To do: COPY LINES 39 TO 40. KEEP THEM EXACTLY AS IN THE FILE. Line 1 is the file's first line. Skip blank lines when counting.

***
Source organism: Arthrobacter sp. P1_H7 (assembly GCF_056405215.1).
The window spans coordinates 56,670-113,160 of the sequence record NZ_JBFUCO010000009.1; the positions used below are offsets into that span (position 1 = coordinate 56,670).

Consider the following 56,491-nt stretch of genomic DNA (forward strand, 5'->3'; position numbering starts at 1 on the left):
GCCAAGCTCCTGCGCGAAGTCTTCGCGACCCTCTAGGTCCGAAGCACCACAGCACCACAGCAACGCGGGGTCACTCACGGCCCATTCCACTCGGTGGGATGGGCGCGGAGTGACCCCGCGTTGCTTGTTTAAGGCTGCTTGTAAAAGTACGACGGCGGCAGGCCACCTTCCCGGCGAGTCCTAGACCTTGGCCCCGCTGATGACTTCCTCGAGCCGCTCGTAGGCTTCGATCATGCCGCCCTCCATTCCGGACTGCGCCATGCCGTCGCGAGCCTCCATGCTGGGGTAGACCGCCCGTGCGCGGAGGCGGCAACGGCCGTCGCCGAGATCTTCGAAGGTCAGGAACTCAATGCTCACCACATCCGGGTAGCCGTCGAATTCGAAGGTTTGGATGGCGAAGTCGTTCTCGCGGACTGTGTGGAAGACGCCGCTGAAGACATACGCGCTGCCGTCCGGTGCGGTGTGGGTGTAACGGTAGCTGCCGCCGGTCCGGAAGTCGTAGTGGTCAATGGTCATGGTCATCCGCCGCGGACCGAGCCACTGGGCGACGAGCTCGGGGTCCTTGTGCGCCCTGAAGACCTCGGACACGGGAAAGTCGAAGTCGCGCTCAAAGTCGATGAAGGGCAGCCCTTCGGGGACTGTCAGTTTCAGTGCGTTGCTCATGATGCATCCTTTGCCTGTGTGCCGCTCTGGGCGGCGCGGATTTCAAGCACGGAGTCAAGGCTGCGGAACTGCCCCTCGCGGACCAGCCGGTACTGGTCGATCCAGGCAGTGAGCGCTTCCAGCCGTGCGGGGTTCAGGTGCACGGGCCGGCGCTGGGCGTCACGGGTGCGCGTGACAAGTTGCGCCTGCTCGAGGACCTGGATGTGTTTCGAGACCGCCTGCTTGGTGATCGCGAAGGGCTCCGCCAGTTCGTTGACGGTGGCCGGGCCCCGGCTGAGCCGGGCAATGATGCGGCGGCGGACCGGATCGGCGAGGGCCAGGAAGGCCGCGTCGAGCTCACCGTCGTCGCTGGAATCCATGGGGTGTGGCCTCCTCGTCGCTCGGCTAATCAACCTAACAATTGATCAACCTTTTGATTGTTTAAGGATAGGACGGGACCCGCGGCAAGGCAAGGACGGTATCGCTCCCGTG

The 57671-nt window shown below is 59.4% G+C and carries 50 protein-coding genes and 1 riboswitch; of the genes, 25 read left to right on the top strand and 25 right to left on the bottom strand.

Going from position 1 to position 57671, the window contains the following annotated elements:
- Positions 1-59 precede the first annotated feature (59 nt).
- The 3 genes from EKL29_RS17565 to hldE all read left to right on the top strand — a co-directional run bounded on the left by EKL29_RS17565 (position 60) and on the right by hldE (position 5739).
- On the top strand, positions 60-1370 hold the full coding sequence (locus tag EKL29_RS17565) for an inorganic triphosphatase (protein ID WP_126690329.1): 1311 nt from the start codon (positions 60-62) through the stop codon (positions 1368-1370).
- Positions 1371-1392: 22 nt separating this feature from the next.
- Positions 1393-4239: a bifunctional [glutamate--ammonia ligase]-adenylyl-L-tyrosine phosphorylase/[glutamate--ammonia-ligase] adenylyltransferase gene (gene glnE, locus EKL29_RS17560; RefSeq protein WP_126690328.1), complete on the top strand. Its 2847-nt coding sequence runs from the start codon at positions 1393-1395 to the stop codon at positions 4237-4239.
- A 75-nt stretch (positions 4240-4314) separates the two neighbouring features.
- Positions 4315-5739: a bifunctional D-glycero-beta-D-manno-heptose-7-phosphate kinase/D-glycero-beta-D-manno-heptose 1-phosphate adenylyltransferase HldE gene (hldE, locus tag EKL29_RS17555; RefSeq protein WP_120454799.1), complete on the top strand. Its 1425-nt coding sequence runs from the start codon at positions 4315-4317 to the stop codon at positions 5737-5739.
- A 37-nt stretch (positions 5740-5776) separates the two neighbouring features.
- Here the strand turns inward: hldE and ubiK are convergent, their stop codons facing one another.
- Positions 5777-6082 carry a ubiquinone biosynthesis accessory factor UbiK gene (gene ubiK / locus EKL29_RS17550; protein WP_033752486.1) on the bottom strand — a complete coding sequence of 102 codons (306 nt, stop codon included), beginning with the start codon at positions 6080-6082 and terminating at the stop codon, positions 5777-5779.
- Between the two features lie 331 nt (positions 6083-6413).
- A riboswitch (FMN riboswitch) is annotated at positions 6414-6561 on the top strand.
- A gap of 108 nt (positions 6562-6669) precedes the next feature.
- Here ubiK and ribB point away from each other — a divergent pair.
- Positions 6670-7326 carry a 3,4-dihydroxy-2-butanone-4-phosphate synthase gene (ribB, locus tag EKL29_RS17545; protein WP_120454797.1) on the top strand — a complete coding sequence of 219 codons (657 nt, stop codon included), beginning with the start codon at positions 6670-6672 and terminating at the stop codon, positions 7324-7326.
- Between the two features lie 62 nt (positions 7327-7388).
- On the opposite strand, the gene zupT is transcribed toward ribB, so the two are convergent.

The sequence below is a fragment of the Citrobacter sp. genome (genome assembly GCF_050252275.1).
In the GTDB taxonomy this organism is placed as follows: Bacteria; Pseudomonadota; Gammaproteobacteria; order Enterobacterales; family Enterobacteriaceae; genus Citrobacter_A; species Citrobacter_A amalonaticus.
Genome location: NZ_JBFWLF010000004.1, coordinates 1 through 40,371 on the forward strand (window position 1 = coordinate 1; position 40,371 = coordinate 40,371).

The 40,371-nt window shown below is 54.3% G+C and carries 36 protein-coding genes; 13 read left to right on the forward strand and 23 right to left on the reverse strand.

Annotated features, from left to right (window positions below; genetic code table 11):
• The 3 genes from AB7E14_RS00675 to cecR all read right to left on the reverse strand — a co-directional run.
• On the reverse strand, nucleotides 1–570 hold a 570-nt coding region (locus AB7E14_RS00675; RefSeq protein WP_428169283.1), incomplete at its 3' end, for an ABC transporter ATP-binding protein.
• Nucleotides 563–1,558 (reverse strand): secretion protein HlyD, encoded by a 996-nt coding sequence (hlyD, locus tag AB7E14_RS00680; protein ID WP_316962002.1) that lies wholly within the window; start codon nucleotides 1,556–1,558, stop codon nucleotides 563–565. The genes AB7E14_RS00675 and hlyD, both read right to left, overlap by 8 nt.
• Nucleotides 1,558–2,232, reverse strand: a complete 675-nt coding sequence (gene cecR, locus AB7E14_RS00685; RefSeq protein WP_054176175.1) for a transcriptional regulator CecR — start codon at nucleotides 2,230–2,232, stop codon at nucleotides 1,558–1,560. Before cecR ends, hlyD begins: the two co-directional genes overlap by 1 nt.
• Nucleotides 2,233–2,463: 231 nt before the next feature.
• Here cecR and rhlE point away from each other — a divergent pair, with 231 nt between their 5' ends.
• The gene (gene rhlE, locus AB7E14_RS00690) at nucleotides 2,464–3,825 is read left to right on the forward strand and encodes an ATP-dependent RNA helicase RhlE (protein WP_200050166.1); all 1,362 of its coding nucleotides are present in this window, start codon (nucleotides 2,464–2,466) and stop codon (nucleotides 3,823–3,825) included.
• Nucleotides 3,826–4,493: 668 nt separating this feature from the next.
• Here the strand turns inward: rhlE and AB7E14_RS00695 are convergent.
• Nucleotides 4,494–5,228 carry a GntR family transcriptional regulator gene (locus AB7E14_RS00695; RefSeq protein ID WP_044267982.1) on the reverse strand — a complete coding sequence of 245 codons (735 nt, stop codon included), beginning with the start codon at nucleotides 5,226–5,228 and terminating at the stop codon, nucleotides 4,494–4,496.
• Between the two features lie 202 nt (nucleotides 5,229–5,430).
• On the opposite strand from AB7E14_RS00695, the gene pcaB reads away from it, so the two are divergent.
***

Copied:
• Between the two features lie 202 nt (nucleotides 5,229–5,430).
• On the opposite strand from AB7E14_RS00695, the gene pcaB reads away from it, so the two are divergent.